Preparations for the Brisbane Kokoda event on 1st June are well underway and we are proud to announce that our students and teachers have formed their teams. However, alongside physical training, we also have a fundraising target to meet. Each team is required to raise between $350-$500, and this money will be directed towards supporting disadvantaged youth in our community.

To support our teams in achieving this goal, we invite you to contribute to their fundraising efforts. Below is a list of teams along with the link to their fundraising page. Every donation, no matter how small, will make a significant difference in the lives of those in need.

Additionally, mark your calendars for our first whole school fundraising event—a sausage sizzle on the last day of Term 2 (Colour Run). Our students will be hosting the sizzle on Friday, 12th April, offering delicious sausages at $2 each and refreshing poppers at $1. It promises to be a delightful way to support our Kokoda teams while enjoying some tasty treats! Our second fundraising event is at the end of Week One. All students will be invited to wear casual clothes and bring a gold coin donation. As well as a delicious bake sale provided by all students participating in this event.

Thank you for your ongoing support and encouragement as we work towards our Kokoda Endurance goals. Together, we can make a meaningful difference in the lives of others.

Read the latest newsletter here.

Optic Grand Opening

Will Bursle had the honour of reciting the poem 'The Light-Keeper' by Robert Louis Stevenson at the official opening of the optic housing at Coffs HarbourJetty on Friday night. The optic was then switched on for 15 minutes, 144 years to the day from when it was first turned on in the South Solitary Island Lighthouse in 1880. The optic is a stunning piece of craftsmanship. It was a very special moment to be a part of.

Will had been invited by Friends of South Solitary Island Lighthouse (FOSSIL), who have spent much time and effort on this project.

Year 12 Biology - Plant adaptations

During the last few weeks the senior Biology students have been looking closely at plant adaptations. Native Australian plants have some amazing adaptations that enable them to not only survive but thrive in the harsh Australian climate. Pictured is Mrs Fisher revealing some of these adaptations under the microscope for the year 12 students to observe.

Year 12 Chemistry Titrations

Titration is a common laboratory method of quantitative chemical analysis to determine the concentration of an unknown substance, by reacting it with a measured amount of a known substance. Accuracy is key, in titrations, so all measurements must be as exact as possible, with every drop of liquid needing to be accounted for. The equipment used is very fragile and it takes practice to master the art of its use. Pictured are the year 12 Chemistry students practising these very challenging techniques.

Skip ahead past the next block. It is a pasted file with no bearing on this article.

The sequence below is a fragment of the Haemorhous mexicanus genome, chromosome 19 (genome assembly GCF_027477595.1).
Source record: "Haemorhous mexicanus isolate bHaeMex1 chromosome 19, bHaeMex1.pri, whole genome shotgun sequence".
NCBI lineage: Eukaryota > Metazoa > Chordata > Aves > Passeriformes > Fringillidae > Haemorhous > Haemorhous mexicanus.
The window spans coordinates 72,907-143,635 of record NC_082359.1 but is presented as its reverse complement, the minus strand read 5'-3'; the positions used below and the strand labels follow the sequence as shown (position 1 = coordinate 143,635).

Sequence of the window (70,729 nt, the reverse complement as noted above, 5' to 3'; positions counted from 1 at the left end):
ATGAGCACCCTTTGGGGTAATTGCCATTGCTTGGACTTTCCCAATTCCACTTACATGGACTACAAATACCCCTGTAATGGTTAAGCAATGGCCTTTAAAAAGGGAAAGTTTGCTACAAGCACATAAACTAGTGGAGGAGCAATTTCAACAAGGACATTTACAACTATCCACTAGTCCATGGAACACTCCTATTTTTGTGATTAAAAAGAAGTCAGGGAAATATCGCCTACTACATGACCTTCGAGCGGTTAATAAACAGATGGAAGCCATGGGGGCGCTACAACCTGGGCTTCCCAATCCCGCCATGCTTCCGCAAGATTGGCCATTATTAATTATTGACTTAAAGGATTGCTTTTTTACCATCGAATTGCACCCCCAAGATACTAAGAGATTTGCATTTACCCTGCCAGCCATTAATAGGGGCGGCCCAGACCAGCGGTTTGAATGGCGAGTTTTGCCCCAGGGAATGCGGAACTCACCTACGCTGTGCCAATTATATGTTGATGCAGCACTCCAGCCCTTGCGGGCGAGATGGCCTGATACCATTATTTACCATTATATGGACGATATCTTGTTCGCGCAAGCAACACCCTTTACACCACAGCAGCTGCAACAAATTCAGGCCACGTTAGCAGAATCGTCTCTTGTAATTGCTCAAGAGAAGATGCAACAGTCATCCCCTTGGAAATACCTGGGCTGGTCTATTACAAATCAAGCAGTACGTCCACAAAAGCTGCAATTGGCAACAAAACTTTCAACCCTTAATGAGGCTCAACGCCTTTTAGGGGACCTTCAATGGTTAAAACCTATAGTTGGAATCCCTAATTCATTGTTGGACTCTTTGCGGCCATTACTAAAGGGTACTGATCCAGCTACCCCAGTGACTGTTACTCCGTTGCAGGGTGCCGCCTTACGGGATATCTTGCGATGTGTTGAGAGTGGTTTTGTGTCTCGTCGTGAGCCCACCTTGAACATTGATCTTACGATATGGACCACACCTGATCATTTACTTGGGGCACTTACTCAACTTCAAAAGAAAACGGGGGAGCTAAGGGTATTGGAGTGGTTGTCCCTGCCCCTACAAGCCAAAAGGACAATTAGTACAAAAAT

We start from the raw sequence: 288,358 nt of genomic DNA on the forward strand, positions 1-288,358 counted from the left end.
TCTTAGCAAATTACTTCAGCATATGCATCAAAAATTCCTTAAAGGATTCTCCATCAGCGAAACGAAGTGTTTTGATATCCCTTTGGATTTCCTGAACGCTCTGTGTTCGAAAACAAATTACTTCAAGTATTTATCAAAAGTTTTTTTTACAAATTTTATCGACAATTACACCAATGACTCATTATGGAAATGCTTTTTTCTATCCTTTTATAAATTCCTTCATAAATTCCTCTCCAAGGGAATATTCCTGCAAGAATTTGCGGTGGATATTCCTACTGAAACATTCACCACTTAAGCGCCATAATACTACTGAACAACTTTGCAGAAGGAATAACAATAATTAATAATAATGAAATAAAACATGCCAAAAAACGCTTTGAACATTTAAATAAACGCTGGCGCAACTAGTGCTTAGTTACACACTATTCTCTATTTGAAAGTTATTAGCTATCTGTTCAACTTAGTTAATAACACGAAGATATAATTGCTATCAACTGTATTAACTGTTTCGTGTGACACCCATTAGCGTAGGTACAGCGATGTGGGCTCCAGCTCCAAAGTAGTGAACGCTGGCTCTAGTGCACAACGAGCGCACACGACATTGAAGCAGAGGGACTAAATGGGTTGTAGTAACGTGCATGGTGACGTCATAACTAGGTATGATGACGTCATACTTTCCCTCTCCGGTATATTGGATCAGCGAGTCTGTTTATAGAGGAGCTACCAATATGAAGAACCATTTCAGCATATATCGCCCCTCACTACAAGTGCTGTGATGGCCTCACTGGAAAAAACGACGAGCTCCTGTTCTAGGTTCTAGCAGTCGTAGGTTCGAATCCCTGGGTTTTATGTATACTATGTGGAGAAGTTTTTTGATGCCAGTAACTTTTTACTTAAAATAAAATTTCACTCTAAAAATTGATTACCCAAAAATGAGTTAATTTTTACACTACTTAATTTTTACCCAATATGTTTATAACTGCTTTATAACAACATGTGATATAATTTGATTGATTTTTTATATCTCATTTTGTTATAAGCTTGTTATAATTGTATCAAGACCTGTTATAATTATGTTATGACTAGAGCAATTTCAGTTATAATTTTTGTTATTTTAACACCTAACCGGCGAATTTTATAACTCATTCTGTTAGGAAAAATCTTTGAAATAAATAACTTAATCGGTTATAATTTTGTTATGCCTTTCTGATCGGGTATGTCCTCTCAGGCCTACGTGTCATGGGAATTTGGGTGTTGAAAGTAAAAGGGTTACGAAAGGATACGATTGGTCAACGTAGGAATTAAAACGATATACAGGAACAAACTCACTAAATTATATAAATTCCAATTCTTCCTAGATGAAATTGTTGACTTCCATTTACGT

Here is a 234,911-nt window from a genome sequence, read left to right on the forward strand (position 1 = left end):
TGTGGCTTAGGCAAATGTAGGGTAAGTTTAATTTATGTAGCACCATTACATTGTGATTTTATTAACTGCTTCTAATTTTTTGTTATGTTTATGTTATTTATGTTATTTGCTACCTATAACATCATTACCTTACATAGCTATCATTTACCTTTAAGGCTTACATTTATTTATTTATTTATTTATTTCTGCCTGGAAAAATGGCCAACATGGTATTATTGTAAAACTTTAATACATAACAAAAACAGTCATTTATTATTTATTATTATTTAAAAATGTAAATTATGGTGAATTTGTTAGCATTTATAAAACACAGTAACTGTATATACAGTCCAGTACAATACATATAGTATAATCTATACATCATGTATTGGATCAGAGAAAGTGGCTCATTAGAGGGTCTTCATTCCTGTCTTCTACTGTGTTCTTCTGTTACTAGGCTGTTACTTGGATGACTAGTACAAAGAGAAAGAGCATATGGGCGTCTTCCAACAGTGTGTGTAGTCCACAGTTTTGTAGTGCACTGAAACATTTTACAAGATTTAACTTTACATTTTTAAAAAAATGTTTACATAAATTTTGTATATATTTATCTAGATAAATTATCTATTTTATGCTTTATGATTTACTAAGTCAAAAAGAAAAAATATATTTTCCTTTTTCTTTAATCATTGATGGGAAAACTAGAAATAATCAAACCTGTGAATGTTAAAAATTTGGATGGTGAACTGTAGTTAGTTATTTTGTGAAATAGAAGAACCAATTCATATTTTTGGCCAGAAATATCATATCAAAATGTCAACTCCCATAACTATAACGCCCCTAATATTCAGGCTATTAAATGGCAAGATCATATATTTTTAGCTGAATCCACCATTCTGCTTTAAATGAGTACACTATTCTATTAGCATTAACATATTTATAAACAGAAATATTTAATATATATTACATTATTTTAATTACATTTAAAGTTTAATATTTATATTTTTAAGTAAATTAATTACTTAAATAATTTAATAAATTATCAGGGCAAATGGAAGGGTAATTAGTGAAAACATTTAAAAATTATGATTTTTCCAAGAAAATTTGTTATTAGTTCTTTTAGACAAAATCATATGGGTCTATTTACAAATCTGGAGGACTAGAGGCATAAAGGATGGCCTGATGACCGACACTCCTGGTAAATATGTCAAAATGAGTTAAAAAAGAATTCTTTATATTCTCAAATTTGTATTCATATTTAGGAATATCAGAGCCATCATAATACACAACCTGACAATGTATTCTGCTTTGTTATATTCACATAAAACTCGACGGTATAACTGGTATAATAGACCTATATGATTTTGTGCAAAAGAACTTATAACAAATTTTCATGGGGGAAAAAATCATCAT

iHub Matters

Harmony Week

Week 8 of term was Harmony Week, and we saw the iHub filled with images, displays, and messages of good-will and hope. Biographies of amazing people that inspire us with their stories and challenges, political and historical texts, cultural celebrations of food and fashions from around the World. We are so fortunate to have such a wonderful collection of books at BDC, to inform and enrich young minds!

Researching the Past - the ANZACs

One of the most valuable ways to gain understanding, and learn some key concepts about Australia’s involvement in WWI is to read and hear accounts of the conflicts and the era you are studying. Leading up to ANZAC Day, and a History task due in term 2, our Year 10 library research sessions turn to investigation of WW1 records using the Australian War Memorial site, and other valuable historical resources.

Students gain skills in searching reputable online databases, where they research the WWI service of one Australian soldier, sailor, or nurse. They discover that there are many archives, Museums, and historical organisations that gather information that can provide context and understanding for their study. Using Primary and Secondary sources of information, hopefully our students develop a better understanding and empathy for this time in our history.